Astronomy 117 B

Planetary nebula

Time: Monday and Wednesday 9:00-10:15

Location: Science 242


Astronomy 117B is an upper-division course covering the physics of stellar structure and evolution, star formation, the interstellar medium, galactic dynamics and evolution, and cosmology. This course counts toward your minor in astronomy. The minimum pre-requisites are the physics 50/51/52 series (or equivalent). Physics 2A/2B cannot substitute. This course does not presume that you have had any modern physics - we will cover what you need to know.

The book we will use is "Astronomy: A Physical Perspective," by Marc Kutner, published by Cambridge (2nd edition, 2004). It is out of print, so the bookstore is not able to order it. No biggie though - there are lots of used paperback copies available at Amazon, in the $40-50 range. I put my copy of the book on reserve at the library. There is also a library copy, if you have it out, please return it ASAP.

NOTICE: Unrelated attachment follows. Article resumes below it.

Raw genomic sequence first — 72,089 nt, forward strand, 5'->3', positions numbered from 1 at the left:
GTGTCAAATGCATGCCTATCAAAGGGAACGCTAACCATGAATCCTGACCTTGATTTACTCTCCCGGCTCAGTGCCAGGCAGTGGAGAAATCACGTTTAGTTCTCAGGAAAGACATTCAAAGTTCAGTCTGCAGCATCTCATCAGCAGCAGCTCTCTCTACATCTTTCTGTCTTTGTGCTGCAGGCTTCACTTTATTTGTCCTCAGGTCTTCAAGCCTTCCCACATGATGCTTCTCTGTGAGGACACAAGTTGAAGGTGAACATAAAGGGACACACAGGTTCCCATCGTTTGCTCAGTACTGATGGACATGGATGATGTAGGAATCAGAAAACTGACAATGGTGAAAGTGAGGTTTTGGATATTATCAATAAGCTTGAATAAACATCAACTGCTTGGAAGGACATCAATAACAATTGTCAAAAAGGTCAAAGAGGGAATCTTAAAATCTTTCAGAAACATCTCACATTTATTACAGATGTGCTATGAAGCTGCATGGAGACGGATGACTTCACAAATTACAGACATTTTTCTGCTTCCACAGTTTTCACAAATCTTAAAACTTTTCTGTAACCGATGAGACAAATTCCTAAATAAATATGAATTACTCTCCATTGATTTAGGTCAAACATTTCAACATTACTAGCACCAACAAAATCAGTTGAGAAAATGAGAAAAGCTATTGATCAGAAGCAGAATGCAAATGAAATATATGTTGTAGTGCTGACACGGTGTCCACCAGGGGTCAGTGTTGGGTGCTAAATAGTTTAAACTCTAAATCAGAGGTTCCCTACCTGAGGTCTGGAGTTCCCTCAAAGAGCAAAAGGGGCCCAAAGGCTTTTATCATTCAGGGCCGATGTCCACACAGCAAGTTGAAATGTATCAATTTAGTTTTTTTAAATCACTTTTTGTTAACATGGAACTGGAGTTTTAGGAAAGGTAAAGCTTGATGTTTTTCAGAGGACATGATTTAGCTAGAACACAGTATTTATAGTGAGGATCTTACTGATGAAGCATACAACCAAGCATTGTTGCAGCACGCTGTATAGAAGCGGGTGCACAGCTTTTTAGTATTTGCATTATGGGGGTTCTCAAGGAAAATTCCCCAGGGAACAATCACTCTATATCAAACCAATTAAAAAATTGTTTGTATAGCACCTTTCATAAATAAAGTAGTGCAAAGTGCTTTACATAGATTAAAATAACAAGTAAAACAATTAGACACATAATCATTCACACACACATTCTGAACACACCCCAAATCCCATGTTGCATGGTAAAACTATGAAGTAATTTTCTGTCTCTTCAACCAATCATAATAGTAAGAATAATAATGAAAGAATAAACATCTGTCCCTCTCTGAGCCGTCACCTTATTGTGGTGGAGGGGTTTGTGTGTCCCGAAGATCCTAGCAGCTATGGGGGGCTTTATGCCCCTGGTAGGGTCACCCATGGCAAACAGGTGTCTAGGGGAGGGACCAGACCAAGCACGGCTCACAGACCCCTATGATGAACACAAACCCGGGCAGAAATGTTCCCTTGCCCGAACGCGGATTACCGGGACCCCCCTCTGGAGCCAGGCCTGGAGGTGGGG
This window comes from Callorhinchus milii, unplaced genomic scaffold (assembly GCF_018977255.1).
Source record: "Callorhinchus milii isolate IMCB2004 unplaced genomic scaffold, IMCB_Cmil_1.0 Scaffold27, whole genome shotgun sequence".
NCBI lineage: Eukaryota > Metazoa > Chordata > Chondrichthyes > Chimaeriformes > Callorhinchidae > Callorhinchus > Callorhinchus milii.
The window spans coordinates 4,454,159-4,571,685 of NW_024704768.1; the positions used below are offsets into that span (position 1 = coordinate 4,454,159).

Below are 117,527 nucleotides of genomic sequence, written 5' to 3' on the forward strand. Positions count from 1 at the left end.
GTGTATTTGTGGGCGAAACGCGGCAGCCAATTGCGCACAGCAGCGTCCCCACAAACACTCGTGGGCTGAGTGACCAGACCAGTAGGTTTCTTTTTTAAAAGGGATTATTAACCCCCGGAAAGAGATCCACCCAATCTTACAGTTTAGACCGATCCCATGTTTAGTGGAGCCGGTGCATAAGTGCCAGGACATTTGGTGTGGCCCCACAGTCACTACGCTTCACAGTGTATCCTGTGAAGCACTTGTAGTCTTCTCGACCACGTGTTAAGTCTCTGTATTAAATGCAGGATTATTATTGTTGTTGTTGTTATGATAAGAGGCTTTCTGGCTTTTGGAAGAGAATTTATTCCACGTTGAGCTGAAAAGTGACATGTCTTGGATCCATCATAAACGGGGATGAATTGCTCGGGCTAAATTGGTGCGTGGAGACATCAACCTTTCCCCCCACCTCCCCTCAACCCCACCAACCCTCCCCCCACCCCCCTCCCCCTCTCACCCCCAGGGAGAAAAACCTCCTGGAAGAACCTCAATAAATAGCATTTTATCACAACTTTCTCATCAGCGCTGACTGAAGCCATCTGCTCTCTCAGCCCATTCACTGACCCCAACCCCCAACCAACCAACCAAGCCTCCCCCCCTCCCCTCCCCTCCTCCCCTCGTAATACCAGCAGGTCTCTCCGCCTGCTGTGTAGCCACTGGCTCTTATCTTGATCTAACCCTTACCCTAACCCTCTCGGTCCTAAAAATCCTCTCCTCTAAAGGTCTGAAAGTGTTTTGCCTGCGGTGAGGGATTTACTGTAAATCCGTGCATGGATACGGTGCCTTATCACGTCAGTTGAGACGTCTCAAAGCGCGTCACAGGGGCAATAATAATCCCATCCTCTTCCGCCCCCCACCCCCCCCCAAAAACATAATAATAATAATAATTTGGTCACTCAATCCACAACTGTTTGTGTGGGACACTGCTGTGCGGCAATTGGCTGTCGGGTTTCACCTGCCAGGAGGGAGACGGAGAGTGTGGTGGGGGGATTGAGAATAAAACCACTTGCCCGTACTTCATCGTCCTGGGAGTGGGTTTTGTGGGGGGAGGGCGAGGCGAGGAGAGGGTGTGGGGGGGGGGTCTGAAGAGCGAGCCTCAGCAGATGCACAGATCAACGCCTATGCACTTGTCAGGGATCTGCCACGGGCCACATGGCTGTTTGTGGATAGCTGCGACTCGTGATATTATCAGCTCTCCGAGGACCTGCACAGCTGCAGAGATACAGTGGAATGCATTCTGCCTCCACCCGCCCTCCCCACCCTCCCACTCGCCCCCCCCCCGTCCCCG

I have posted the activity for this Wednesday below. We will make an astrowheel which will allow you to find any stars and constellations on any night of the year, from our latitude. Read through this document and you will be ready to start right away on Wednesday. I will arrange for the astroglobes to be in 242 on Monday so we can finish our study of astronomical coordinate systems this week, and then get back to starts next week. I'll also update the greensheet schedule to reflect these changes.


The homework for Chapter 2 are problems # 2, 3, 4, 10, 13, 16, 17, 24, 30 on page 22-23. These are due on Wednesday in class.


Course Documents

Here is the link to Ned Wright's Cosmology Tutorial.

First discovery of the Gunn Peterson Trough.

My source for the Lyman alpha forest stuff.

A good discussion of the Gunn Peterson trough.

Wikipedia has disturbingly good information about Reionization.

Ned Wright's Big Bang Nucleosynthesis discussion is great!


Online Resources

For the cosmology section of this course, I have found Ned Wright's web pages invaluable. He's a cosmologist at UCLA. Check out the links below.